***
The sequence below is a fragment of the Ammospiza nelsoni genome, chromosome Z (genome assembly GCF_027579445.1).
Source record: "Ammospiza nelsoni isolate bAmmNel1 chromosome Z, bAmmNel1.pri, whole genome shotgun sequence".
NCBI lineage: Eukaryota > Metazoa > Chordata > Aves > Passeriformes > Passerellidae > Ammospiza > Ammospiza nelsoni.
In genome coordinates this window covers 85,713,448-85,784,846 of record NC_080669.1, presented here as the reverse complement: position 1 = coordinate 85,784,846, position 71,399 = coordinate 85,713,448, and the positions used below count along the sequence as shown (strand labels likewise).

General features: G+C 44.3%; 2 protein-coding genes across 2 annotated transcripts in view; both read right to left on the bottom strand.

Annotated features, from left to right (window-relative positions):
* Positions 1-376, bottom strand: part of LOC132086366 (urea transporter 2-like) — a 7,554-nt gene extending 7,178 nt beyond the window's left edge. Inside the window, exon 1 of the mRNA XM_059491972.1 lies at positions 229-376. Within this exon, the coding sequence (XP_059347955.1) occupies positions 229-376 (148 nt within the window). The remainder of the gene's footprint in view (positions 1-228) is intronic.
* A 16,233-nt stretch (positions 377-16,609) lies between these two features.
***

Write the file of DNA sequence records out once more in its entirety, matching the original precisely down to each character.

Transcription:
The sequence below is a fragment of the Ammospiza nelsoni genome, chromosome Z (genome assembly GCF_027579445.1).
Source record: "Ammospiza nelsoni isolate bAmmNel1 chromosome Z, bAmmNel1.pri, whole genome shotgun sequence".
NCBI lineage: Eukaryota > Metazoa > Chordata > Aves > Passeriformes > Passerellidae > Ammospiza > Ammospiza nelsoni.
In genome coordinates this window covers 85,713,448-85,784,846 of record NC_080669.1, presented here as the reverse complement: position 1 = coordinate 85,784,846, position 71,399 = coordinate 85,713,448, and the positions used below count along the sequence as shown (strand labels likewise).

General features: G+C 44.3%; 2 protein-coding genes across 2 annotated transcripts in view; both read right to left on the bottom strand.

Annotated features, from left to right (window-relative positions):
* Positions 1-376, bottom strand: part of LOC132086366 (urea transporter 2-like) — a 7,554-nt gene extending 7,178 nt beyond the window's left edge. Inside the window, exon 1 of the mRNA XM_059491972.1 lies at positions 229-376. Within this exon, the coding sequence (XP_059347955.1) occupies positions 229-376 (148 nt within the window). The remainder of the gene's footprint in view (positions 1-228) is intronic.
* A 16,233-nt stretch (positions 377-16,609) lies between these two features.